Animal Bite

If your dog or cat has a bite, do not bandage the wound. Shave or trim the hair around the wound. Use clean water or a saline wash to flush the blood from the wound, and let it drain until bleeding stops. If the bleeding persists, cover the wound with a sterile cloth and apply firm pressure, repeating as needed. If possible, wear latex gloves the whole time to avoid infection. If the blood is bright red and keeps coming in spurts, it is arterial bleeding-and life-threatening. See a vet immediately. Deep wounds might also require immediate stitches at the vet.

Bee Sting

Scrape the stinger off with a dull knife or other object without pinching the area. If the area around the sting is swollen, apply cortisone cream and then an ice pack. Next give the animal an antihistamine, but only 1 milligram for each pound of the pet’s weight. If your pet has trouble breathing or experiences swelling, get to the vet (allergic reaction).

Swallowing Dangerous Objects

If your pets eat chocolate or another food that can cause internal problems, you can use hydrogen peroxide or a teaspoon of salt to induce vomiting.


If the animal ingests poison-such as household cleaner, battery acid, or nail polish- do not induce vomiting. Find out what he/she ate and call the Animal Poison Control Center (888) 426-4435 (small fee applies)


Open your pet’s mouth, gently pull the tongue forward and examine the throat. If you see the item causing the choking, use a tweezers to remove it.


If your pet isn’t breathing, and removing the obstruction doesn’t work or isn’t possible, you’ll need to perform CPR. Make sure your pet’s windpipe is clear, then hold the tongue out of its mouth and gently close the jaws. Holding the jaws closed, breathe 6 times into both nostrils. If that doesn’t work, continue artificial breathing with 12 breaths per minute for large animals (over 60 pounds), and 30 for smaller than 10 pounds. CPR course recommended beforehand.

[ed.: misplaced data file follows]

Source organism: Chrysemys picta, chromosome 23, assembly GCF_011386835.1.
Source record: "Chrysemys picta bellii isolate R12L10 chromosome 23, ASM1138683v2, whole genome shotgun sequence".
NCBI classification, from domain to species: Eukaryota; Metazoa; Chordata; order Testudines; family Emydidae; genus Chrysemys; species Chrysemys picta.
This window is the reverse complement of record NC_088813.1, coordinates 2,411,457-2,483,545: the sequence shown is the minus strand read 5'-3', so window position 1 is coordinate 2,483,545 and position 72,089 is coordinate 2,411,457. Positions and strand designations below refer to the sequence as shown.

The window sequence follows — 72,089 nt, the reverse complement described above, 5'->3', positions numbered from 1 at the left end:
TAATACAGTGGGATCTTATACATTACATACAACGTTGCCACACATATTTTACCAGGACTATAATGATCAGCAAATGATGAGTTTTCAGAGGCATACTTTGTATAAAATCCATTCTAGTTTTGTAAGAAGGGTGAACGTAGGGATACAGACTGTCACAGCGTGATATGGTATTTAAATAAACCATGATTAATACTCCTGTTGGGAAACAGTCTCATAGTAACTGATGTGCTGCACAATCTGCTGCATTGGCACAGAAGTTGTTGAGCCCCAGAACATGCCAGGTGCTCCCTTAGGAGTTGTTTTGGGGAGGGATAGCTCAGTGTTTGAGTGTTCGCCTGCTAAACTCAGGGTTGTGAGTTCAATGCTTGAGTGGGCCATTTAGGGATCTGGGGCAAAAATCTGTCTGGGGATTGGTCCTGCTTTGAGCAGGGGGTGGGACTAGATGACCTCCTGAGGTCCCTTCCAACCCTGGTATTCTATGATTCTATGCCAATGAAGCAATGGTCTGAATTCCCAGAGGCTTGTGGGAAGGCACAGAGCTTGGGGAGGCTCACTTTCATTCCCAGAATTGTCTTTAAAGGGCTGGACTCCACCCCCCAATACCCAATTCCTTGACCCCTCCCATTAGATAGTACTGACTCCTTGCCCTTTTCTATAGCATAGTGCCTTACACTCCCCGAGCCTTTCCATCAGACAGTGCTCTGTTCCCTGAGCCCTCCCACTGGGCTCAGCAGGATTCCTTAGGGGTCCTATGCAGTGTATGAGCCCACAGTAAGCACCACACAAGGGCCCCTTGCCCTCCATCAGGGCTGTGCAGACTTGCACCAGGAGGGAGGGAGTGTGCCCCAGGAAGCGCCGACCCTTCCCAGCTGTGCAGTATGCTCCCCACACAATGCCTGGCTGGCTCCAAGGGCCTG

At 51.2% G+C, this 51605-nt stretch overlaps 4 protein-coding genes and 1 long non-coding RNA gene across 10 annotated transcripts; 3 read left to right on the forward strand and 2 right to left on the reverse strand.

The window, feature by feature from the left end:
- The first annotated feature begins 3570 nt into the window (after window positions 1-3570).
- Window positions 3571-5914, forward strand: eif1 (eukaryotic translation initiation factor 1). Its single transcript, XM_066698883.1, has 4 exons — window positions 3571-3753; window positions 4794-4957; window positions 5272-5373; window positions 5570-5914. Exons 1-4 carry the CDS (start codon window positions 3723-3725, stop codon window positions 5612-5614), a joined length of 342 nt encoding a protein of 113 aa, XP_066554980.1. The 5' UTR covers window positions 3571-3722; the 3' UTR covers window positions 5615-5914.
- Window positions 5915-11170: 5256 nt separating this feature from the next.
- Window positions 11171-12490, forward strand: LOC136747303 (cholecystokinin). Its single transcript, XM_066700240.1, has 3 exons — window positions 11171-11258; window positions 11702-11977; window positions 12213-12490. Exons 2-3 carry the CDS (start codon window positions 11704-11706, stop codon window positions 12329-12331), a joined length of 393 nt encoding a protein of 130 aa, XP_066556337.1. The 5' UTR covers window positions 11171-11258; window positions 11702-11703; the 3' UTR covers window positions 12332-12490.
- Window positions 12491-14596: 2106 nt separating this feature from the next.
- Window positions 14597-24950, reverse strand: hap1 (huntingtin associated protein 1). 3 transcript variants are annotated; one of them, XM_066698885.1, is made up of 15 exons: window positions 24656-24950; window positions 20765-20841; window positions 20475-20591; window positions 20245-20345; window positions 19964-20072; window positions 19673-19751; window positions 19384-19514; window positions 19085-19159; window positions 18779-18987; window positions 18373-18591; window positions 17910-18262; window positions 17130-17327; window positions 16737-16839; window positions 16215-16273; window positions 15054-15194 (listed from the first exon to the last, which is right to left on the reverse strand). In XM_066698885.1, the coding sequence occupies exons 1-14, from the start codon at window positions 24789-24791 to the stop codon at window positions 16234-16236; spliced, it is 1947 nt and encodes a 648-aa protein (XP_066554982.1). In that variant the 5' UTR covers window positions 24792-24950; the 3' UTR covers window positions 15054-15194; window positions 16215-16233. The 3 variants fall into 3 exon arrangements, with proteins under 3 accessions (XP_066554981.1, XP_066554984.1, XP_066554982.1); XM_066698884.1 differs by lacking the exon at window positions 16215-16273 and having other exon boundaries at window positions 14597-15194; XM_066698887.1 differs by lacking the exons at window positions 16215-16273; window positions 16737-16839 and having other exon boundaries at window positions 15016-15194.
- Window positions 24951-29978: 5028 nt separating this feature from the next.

Immediately run cold water over the burn . For chemical burns, brush off any dry chemicals before using water. Then wrap an ice pack in a shirt or towel and apply it to the burn for 15 to 20 minutes at a time.


Diarrhea has a number of causes, and it’s important to find out which is at play. First, withhold food (not water) for between 12 and 24 hours. Then provide bland food, easing the animal back to its regular diet as the stool returns to normal. Call your vet if the diarrhea contains blood or lasts more than a day, as it could be a sign of infection.



Amaryllis Daffodil Bulbs Jasmine Berries Oleander
Andromed Daphne Jerusalem Cherry Peach Leaves & Pits
Apple Seeds Delphinium Jimson Weed Philodendron
Arrow Grass Dieffenbachia Laburnum Poison Ivy
Avocado Seeds Dumb Cane Larkspur Rhododendron
Azalea Elderberry Laurel Rhubarb
Bittersweet Elephant Ear Lilies (Easter) Snow on the Mtn
Boxwood English Ivy Locoweed Stinging Nettle
Buttercup Foxglove Marigold Toadstool
Caladium Hemlock Marijuana Tobacco
Castor Bean Holly Mistletoe Berries Tulip Bulbs
Chokecherry Hyacinth Bulbs Mushrooms Walnut
Climbing Lily Hydrangea Narcissus Bulbs Wisteria
Crown of Thorns Iris Bulbs Nightshade Yew

Household Products

Acetaminophen Disinfectants Mineral Spirits
Aftershave Drain Cleaner Mothballs Snail & Slug Bait
Antifreeze Dye Nail Polish/Remover Soaps
Aspirin Fungicides Naproxen Suntan Lotion
Bleach Furniture Polish Paint Tar
Boric Acid Gasoline Perm. Solution Toilet Bowl Clnrs.
Brake Fluid Hair Colorings Photo Developer Turpentine
Carburetor Clnr. Herbicides Pool Chemicals Tylenol (Cats)
Cleaning Fluid Insecticides Rat Poison Windsh. Wash Fluid
Deodorants Kerosene Rubbing Alcohol Wood Preserv.
Deodorizers Laxatives Shoe Polish Xylitol (Artif. Sweet)
Detergents Lead Sleeping Pills

Animal Poison Control Center 888-426-4435
Pet Poison Control Center 800-213-6680

($35.00 to $60.00 Fee Applies When Calling Poison Control Center)


Apple Core
Candy & Gum
Fat Trimmings & Bones
Fruit Pits
Grapes & Raisins
Licorice (Black)
Milk & Dairy
Nuts (Macadamia, Almonds, Walnuts)
Onions, Garlics, & Chives
Raw Eggs, Meat, & Fish
Sugary Foods
Yeast Dough

Animal Poison Control Center 888-426-4435
Pet Poison Control Center 800-213-6680

($35.00 to $60.00 Fee Applies When Calling Poison Control Center)